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I was able to calculate $$\int_0^\infty\frac{\sqrt{e^x-1}}{1-2\cosh x}\,dx=-\frac\pi{\sqrt3}.$$ It turns out the integrand even has an elementary antiderivative (see here).

Now I'm interested in a similar integral $$I=\int_0^\infty\frac{x\,\sqrt{e^x-1}}{1-2\cosh x}\,dx.$$ Numerically, it is $$I\approx4.0336314630136915863337257797951491097354689684433117747419802...$$

Is it possible to find a closed form for this integral?

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  • $\begingroup$ What techniques have you used to evaluate the first integral? $\endgroup$ – science Mar 22 '15 at 23:04
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    $\begingroup$ @science When a program gives you a purpoted closed-form antiderivative, the proof is usually easy. You just guess that the form is likely to be correct, and prove it by direct differentiation. :) Calculation of limits may be an interesting part sometimes. $\endgroup$ – Vladimir Reshetnikov Mar 22 '15 at 23:45
  • $\begingroup$ @VladimirReshetnikov: Yes you are right. $\endgroup$ – science Mar 22 '15 at 23:47
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This is another one of those integrals that looks grim, then turns out to be fine once you work out what's going off and choose the right path. In this case, the trick is simply to change variables to $$ u^2 = e^x - 1, $$ which doesn't change the range of integration; this is the same as $ x = \log{(1+u^2)} $ Then $$ dx = \frac{2u}{1+u^2}, $$ and most significantly, $$ 2\cosh{x} -1 = (1+u^2)-1 + \frac{1}{1+u^2}, $$ and we find that your first integral becomes (rewriting it to be positive) $$ \int_0^{\infty} \frac{\sqrt{e^x-1}}{2\cosh{x}-1} \int_0^{\infty} \frac{2u^2}{u^2(1+u^2)+1} \, du = \int_{-\infty}^{\infty} \frac{u^2}{1+u^2+u^4} \, du $$ The integrand being even, this is straightforward to finish off using the residue theorem, giving the $\pi/\sqrt{3}$.


Of course, what you actually care about is this with another $\log{(1+u^2)}$ in it. The usual trick here is to set $$ I(a) = \int_{-\infty}^{\infty} \frac{u^2\log{(1+a u^2)}}{1+u^2+u^4} \, du. $$ $I(1)$ is what we want, $I(0)$ is clearly $0$, so we can write $I(1) = \int_0^1 I'(a)$. It so happens that $I'(a)$ is much easier to compute, since it is just $$ I'(a) = \int_{-\infty}^{\infty} \frac{u^4}{(1+u^2+u^4)(1+a u^2)} \, du, $$ which another tedious residue computation, or equally uninteresting partial fractions gives as $$ I'(a) = \frac{\pi}{\sqrt{3}} \left( \frac{a-2}{a^2- a+1} + \frac{\sqrt{3}}{\sqrt{a} (a^2- a+1)} \right), $$ and so $$ I(1) = \frac{\pi}{\sqrt{3}} \int_0^1 \left( \frac{a-2}{a^2- a+1} + \frac{\sqrt{3}}{\sqrt{a} (a^2- a+1)} \right) \, da, $$ another integral whose difficulty lies more in patience than in ingenuity, and we eventually obtain the final answer $$ I(1) = \frac{\pi^2}{6}+\frac{\pi}{2 \sqrt{3}} \log{\left(7+4 \sqrt{3}\right)}.$$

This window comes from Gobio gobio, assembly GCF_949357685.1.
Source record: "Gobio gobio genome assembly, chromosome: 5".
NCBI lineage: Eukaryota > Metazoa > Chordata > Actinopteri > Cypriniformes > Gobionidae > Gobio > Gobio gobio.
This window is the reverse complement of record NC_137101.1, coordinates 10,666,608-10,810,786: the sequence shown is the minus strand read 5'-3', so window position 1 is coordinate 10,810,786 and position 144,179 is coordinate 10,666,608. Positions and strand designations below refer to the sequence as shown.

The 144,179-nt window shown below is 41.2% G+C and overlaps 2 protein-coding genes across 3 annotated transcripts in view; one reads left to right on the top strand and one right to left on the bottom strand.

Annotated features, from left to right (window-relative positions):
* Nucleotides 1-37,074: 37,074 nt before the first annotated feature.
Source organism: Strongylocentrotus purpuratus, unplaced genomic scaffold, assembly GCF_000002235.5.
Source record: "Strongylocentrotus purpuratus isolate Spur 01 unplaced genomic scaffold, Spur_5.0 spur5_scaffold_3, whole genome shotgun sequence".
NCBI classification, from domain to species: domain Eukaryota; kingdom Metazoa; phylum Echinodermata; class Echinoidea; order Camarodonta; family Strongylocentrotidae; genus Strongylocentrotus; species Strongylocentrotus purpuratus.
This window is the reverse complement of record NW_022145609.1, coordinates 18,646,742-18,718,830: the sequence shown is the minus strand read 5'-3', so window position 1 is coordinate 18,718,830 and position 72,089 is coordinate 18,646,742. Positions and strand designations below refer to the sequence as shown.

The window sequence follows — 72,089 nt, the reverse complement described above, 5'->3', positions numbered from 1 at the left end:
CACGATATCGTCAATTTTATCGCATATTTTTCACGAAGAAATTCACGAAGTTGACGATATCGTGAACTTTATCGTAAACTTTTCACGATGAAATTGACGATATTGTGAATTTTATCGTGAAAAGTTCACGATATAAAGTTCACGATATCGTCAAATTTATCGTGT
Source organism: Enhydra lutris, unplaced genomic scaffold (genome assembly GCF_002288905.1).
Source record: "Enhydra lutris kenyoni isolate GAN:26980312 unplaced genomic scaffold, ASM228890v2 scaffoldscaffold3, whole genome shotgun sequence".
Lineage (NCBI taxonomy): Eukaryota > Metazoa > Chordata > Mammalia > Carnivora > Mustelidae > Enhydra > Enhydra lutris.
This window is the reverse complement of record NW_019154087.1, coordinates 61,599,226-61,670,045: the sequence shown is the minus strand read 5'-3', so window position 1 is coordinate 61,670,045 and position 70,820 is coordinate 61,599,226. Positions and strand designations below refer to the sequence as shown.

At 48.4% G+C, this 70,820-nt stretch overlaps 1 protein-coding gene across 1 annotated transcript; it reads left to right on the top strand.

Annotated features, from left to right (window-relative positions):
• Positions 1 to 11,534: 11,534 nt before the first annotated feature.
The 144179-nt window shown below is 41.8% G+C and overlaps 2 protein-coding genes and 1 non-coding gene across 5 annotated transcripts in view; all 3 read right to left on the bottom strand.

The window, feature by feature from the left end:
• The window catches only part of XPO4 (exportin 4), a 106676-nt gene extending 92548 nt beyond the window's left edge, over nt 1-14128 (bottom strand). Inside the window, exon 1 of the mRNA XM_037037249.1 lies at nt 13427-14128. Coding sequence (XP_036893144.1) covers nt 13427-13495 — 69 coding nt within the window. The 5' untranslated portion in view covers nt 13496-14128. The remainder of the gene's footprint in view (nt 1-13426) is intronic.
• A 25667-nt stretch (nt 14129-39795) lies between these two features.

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By substituting $x\mapsto\ln(1+x^2)$ we see that the integral is equivalent to $$I=-\int^\infty_{-\infty}\frac{x^2\ln(1+x^2)}{x^4+x^2+1}dx$$ This is equivalent to $2\pi i$ times the residues of $f(z)=-\dfrac{2z^2\ln(1-iz)}{z^4+z^2+1}$ in the upper-half plane at $z=e^{\pi i/3}$ and $z=e^{2\pi i/3}$. The result is $$I=\frac{\pi^2}{6}+\frac{\pi}{\sqrt{3}}\ln(2+\sqrt{3})$$

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    $\begingroup$ Nice answer again! +1. $\endgroup$ – user153012 Mar 23 '15 at 0:18

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